We also recommend prohibiting the use of sequential passwords. This typically is addressed from a policy standpoint, versus a technical one, but don’t let your users replace their password with a substantially similar one (e.g. – Complex1! to Complex2!). They may be different in the eyes of a policy, but if an old password is somehow compromised, the first thing hackers will attempt to do is to brute-force the system using sequential passwords.
4) Don’t Share Passwords – This was one of the key points of the LPL enforcement – users were not able to change their own passwords, they had to contact IT to do so, and the IT department maintained lists of all the usernames and passwords for the company. It may seem silly today, but it still happens. Oftentimes, under the guise of helpful IT staff. A lost password is reset by IT, who doesn’t require the user to go change that password. What just happened there, you might ask? Well, now the IT helpdesk has access to the user’s account who requested the reset. A password has just been shared within your organization. Data that the user may have restricted access to is now available to a different department. And, importantly, the IT staffer may now have responsibility if that username and password is at the center of a breach.
5) Employ Password Lockouts – Password lockouts exist to prevent an attacker from attempting to brute-force their way into a device or network by just repeatedly guessing a password. These lockouts should be employed across your network on all devices. This includes mobile devices such as smartphones and tablets.
If your policy allows for it we typically recommend setting a remote wipe on these type of devices after 10 incorrect password attempts. This is more important when a device is using a 4 digit pin as its primary password protection. Such a device can be cracked in a very short period of time.
For workstations and laptops with complex passwords, you can choose a lockout policy that requires a manual unlock by your IT person or a time-based unlock. The time-based unlock is typically preferable for smaller offices with limited IT staff. Should a person enter in their password incorrectly a given number of times, the account will be deactivated for a period of 10 minutes. This type of delay is generally enough to serve two purposes: first, it renders brute-forcing (or guessing) of passwords ineffective because it will take an infinitely long amount of time; second, it generally annoys users enough that they remember their passwords.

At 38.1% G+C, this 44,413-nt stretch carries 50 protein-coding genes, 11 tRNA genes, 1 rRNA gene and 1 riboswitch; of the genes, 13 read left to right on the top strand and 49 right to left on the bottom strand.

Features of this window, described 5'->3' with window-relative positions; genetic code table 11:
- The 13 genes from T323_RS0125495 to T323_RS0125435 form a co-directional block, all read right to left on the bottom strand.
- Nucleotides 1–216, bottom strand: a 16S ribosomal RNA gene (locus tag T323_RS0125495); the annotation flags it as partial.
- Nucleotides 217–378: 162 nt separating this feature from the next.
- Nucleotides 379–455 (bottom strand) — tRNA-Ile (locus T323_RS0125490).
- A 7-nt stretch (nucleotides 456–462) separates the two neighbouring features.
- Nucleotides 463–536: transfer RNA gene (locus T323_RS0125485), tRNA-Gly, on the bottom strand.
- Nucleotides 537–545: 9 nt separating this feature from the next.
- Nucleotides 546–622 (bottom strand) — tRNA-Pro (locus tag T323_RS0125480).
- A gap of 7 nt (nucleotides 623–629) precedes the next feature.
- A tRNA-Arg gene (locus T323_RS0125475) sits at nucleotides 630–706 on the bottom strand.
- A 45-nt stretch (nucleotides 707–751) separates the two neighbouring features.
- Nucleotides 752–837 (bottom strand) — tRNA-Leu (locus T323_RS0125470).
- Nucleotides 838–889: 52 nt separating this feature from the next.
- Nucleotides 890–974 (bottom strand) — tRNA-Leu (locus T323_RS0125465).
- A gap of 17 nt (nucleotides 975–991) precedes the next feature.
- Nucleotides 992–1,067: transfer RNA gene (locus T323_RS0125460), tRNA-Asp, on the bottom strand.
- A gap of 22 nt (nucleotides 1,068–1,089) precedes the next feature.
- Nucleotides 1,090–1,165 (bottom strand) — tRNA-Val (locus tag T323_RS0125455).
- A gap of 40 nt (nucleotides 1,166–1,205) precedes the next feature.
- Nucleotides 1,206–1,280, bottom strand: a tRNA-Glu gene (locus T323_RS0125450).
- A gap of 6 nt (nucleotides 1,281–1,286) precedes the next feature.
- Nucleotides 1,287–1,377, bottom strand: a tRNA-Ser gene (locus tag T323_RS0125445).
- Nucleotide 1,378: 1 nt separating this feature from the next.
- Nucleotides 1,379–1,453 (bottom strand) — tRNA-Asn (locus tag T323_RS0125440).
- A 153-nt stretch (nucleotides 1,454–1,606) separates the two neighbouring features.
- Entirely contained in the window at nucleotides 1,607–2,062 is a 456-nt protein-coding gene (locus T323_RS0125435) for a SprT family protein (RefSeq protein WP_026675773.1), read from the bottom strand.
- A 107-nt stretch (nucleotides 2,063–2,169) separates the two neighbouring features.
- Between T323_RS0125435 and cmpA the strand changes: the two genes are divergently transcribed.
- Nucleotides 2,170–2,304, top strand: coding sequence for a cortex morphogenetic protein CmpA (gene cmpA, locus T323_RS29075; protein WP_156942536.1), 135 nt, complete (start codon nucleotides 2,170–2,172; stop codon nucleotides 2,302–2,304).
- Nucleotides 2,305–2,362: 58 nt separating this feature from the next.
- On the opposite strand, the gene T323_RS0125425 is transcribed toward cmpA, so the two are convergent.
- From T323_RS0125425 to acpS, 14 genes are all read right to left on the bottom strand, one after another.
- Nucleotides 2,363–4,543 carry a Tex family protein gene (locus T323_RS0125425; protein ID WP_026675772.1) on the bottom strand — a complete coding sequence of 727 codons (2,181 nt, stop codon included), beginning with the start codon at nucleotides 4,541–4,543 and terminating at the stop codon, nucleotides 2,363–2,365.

6) Include your Third-Party Vendors and Websites in your Password Policy – Remember to include your third-party vendors in your password change schema. If your firm decides to change its passwords every 90 days, but your vendor only requires a website login to be changed every 180 days, we recommend that you require your employees by policy to adhere to your more regular change cycle. We do see some vendors out there that still do not enforce any password change requirements, or complexity requirements. Remember that, even if you are placing your data with third parties, you have an obligation to reasonably protect it. If your vendor doesn’t require a complex password, you should. The regulators will expect it.
Like it or not, password security is still a foundational element of cybersecurity. The SEC made it clear in 2008 that a failure to implement and maintain a sufficient password policy could be an enforceable action. Eight years later, all IAs and BDs should review their password standards and controls surrounding them. These changes are easy to make and most of your employees are used to such controls from other places in their digital lives. If you haven’t looked at them in a while, make a password review part of your risk assessment this year. This will be time well spent.
In the Matter of LPL Financial Corporation, 2008 – https://www.sec.gov/litigation/admin/2008/34-58515.pdf